Written by Iliza Shlesinger
To the people finding fault with the ALS Ice Bucket Challenge because of wasting water,
Interviewed and written by Al Bahmani
To say Iliza Shlesinger has the gift of gab is like saying Martin Scorsese is competent with a camera. Standing tall at 5 feet, 5 inches, Iliza Shlesinger is native Texan with a smile that conceals a sharp tongue that can cut right to punchlines in a heartbeat. In 2008 she was the first and only woman to win NBC’s Last Comic Standing. Her debut comedy special “War Paint” reached number 1 on iTune’s charts and is available on Netflix along with her feature film debut in Diablo Cody’s directorial debut “Paradise”. lliza takes some time off her busy road schedule to talk to Comedy Scene in Houston about her Laugh Factory produced podcast “Truth & Iliza”, her comedic origins and the miracle of uniting people through hate.
You begin every episode with the Henry Rollins quote “Nothing brings people together like a mutual hatred.” What mutual hatred can bring the rival cities of Dallas and Houston together?
You’re talking about that mutual hatred for one another?
Interviewed & Written by David Gavri
Paul Virzi is a longtime opener for Bill Burr and the host of the The Virzi Effect Podcast. He has been a guest and frequently mentioned on the Bill Burr Monday Morning Podcast. Virzi was also part of Bill Burr Presents: The All In Comedy Tour with Joe Bartnick and Jason Lawhead, and he recently toured with Bill Burr, performing in sold out theaters all across Canada.
Talking with Virzi about comedy was both inspiring and entertaining. Virzi opens up to share stories of his dark and troubled past, along with the obstacles he overcame throughout his journey. He also talks about his first time on stage and takes us all the way to opening for Bill Burr at Carnegie Hall, and everything else in between. And most importantly, Virzi shares his knowledge and wisdom with some good ol’ fashioned shop talk, giving advice for other comics. Paul Virzi learned from the best, and it’s time we learn from him. Continue reading
Word is out that the casting net is circling to find someone to play the late, great Richard Pryor in a film bio. Hopefully, the focus will be on finding someone who can capture not only Richard’s stand-up skills, but also his richly humanizing personal life. As great as he was on stage, his offstage actions made a believer of a teenager, who was celebrating his first night as a comedy club owner back in 1979. It was a first encounter I will never forget.
Open mics are like slaughterhouses. We all want the meat, but few of us have the guts to get down on that killing floor to witness the carnage and appreciate the process. Beautiful jokes are prime cuts of expertly carved funny meat. What ends up on your plate is the end result of a long gruesome undertaking, which is the practice required to hone the skill to make it look so easy. When people see Louis CK, Chris Rock, Sarah Silverman or Russell Peters perform they buy the ticket, enjoy the show and go home with those memories. They don’t see the failure that went into reaching that polished level. There is a lot of effort involved in making it look effortless, many levels to get there, and open mics are one of the most important.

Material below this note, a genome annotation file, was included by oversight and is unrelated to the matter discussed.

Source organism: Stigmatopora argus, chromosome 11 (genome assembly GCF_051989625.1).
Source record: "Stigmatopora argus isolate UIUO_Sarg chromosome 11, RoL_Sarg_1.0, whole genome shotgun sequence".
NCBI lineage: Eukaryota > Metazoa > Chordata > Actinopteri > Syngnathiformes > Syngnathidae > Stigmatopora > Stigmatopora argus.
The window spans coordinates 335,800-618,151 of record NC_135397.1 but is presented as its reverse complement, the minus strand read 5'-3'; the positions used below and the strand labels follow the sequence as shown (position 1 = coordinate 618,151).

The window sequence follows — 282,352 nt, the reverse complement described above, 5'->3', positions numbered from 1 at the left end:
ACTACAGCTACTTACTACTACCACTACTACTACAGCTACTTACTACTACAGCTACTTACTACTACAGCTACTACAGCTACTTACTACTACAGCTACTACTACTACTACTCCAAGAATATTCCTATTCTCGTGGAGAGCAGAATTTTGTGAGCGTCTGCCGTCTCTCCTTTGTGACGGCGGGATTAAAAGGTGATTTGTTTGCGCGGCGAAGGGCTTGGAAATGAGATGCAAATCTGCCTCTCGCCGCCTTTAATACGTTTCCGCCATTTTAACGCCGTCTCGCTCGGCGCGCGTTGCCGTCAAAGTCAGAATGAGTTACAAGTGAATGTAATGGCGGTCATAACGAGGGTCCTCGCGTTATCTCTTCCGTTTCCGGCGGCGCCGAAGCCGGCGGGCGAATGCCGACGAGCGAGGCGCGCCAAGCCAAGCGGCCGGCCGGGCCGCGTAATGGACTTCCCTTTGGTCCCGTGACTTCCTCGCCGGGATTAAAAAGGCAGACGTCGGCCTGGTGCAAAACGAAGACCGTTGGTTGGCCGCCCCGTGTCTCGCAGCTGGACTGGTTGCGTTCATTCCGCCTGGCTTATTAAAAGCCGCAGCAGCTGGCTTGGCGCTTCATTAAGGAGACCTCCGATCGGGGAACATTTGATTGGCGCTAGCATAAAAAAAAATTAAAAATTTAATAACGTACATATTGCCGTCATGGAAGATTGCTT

To many people open mics are not seen as important. They can be excruciatingly awkward at times. Other times open mics downright offensive and even frightening. During our mic people have asked me questions;
“Is it always this misogynistic?”
“Is this mic supposed to be this offensive?”
“Do people make jokes about race a lot?”
“Do comics do a lot of homophobic material like that?”
“Why do you let people say things like that?”
My answer is always the same,
Edited By Al Bahmani
It’s late Friday night and a comic hears a knock at his hotel room door. A half dressed cutie stands there and says, “I saw your show tonight and got so turned on that I want you to make love to me tonight!“. The comic asks, “Was it the early or the late show?“.
There is nothing a comic takes more personally than bombing. Most would rather be accused of a crime than to be exposed to the uncomfortable stares of entertainment inadequacy. You never see it coming. The Bomb assumes its position when you least expect it. There is no clue as to its arrival, no prep for its ire and certainly no remedy for its results. Pre-bomb symptoms often take on flu like qualities. They include a sudden hot flash, a tightening in your vocal area, watery eyes, confusion and that one bead of sweat that develops somewhere in the middle of your back and rolls precisely through ass crack center. No matter how physically comedic or rhetorically gifted you are nobody is outside of its realm of influence. Many years ago I performed at the HBO comedy festival in Aspen and watched George Carlin stop in the middle of a taping and opt to close a showcase show later that night because the audience just wasn’t there for him.
Somewhere over the Rainbow…. If George Carlin can bomb, why oh why can’t I.
There are many ways to handle the Bomb, but as a comic who has experienced it few times and witnessed it many, I wanted to offer a few options as to how to address the humiliation with your head held high.